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Episode 99: Art Studies: This podcast episode describes why, to Charlotte Mason, art was a living, breathing part of life and, hence, the curriculum. How do we open the doors to beauty and truth found in art as teachers? When and how do we progress in an...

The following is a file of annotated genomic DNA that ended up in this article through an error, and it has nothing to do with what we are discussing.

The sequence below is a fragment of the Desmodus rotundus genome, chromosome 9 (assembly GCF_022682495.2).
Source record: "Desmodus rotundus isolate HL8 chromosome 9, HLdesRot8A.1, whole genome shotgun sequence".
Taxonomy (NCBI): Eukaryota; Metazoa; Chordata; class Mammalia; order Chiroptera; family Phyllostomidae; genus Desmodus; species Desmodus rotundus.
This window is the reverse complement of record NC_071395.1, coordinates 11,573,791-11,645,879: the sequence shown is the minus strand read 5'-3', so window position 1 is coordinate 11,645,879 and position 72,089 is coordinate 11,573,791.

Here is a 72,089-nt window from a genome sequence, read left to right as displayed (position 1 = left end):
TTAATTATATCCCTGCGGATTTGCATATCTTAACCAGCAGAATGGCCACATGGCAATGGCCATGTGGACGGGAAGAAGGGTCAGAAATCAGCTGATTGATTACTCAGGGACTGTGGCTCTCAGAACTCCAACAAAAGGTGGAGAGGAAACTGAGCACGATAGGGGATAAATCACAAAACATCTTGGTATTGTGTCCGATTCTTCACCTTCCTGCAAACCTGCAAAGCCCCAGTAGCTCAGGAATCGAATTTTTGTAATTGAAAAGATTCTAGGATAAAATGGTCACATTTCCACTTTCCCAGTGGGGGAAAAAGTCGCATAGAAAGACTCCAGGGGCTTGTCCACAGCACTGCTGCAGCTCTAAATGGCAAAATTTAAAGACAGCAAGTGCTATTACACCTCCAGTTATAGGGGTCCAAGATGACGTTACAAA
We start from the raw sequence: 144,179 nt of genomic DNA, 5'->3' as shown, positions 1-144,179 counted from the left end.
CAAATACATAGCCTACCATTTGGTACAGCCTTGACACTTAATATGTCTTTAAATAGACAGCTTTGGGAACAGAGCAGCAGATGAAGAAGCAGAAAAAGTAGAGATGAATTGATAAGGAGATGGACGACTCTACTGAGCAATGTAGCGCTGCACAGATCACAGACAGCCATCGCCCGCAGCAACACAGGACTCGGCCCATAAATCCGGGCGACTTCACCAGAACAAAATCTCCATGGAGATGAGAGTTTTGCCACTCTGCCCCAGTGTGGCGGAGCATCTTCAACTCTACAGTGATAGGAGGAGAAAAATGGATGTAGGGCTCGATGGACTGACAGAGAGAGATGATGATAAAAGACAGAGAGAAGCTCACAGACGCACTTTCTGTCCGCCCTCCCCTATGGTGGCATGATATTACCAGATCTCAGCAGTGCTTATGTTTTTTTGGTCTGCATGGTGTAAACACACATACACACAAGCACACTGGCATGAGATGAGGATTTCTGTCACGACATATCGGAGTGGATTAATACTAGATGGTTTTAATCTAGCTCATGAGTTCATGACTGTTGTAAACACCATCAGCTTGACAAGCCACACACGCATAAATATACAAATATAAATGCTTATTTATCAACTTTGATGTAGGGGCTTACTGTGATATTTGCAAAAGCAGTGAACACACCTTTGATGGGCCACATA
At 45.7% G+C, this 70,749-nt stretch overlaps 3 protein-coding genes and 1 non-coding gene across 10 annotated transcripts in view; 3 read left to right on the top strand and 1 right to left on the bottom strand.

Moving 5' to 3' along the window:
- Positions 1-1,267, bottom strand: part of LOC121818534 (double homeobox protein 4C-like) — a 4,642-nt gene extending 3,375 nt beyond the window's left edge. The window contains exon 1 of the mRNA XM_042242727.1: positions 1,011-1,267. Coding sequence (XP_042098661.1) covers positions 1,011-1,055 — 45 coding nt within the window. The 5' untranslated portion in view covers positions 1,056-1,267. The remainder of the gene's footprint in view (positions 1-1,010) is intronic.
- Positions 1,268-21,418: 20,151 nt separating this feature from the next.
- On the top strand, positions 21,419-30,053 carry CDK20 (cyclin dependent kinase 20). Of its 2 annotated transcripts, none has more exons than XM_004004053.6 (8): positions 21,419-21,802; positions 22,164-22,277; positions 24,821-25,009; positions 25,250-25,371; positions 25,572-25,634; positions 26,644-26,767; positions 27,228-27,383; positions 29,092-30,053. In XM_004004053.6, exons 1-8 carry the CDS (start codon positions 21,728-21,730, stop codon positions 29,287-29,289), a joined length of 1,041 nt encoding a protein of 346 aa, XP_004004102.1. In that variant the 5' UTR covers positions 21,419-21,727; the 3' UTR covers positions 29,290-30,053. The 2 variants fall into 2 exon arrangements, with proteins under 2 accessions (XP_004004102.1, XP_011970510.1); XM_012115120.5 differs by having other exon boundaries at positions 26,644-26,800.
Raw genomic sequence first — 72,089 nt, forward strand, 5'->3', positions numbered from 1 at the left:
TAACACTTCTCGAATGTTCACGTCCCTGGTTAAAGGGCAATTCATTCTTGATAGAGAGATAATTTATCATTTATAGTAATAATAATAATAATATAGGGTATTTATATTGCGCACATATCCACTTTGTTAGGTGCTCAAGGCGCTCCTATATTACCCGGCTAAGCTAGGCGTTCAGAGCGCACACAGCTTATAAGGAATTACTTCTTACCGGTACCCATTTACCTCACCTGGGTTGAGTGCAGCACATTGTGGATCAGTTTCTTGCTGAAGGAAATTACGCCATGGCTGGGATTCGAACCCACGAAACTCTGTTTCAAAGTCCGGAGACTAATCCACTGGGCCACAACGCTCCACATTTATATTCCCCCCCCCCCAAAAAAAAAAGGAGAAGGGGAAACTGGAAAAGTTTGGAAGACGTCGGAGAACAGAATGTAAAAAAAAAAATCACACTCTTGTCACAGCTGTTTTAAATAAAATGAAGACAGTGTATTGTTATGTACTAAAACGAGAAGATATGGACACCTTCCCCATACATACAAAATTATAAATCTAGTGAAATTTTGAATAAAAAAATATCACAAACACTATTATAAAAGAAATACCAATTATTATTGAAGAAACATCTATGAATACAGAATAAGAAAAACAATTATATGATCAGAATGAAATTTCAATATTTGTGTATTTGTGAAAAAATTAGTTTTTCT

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This podcast episode describes why, to Charlotte Mason, art was a living, breathing part of life and, hence, the curriculum. How do we open the doors to beauty and truth found in art as teachers? When and how do we progress in an orderly fashion? This episode also includes guidance for the mother with little art background herself.   "But any sketch of the history teaching in Forms V and VI in a given period depends upon a notice of the 'literature' set...and where it is possible, the architecture, painting, etc., which the period produced." (Vol. 6, pp. 177-78) "For taste is the very flower, the most delicate expression of individuality, in a person who has grown up amidst objects lovely and befitting, and has been exercised in the habit of discrimination. Here we get a hint as to what may and what may not be done by way of cultivating the aesthetic sense in young people. So far as possible, let their surroundings be brought together on a principle of natural selection, not at haphazard, and not in obedience to fashion. Bear in mind, and let them often hear discussed and see applied, the three or four general principles which fit all occasions of building, decorating, furnishing, dressing: the thing must be fit for its purpose, must harmonise with both the persons and the things about it; and, these points considered, must be as lovely as may be in form, texture, and colour; one point more––it is better to have too little than too much." (Vol. 5, p. 232) "It may not be possible to surround him with objects of art, nor is it necessary; but, certainly, he need not live amongst ugly and discordant objects; for a blank is always better than the wrong thing." (Vol. 5, p. 232) [By eleven children should give] "orderly descriptions of pictures and training in this must begin gradually some years before. By an 'orderly' description is meant one in which the principal objects and their positions are mentioned first, so that a listener who has never seen the picture gains a general idea of their arrangement. Then the details are given, not haphazard but on some given plan...Although there is no teaching of composition, work along these lines prepares the way for its appreciation later on." (Picture Study, E.C. Plumptre, PNEU Pamplet) "There is no talk about schools of painting, little about style; consideration of these matters comes in later life, but the first and most important thing is to know the pictures themselves. As in a worthy book we leave the author to tell his own tale, so do we trust a picture to tell its tale through the medium the artist gave it. In the region of art as else-where we shut out the middleman." (Vol. 6, p. 213) Modern Painters, John Ruskin Art For Children series, Ernest Raboff The Renaissance: A Short History, Paul Johnson Story of Painting, H.W. Janson Child's History of Art, V.M. Hillyer (Rare, but in five volumes: Architecture 1, Architecture 2, Sculpture, Fine Art 1, Fine Art 2) Emily's Picture Study Portfolios Picture Study, PNEU Pamphlet Picture Talks, K. R. Hammond, Parents' Review, Vol. 12, No. 7, pp. 501-509  

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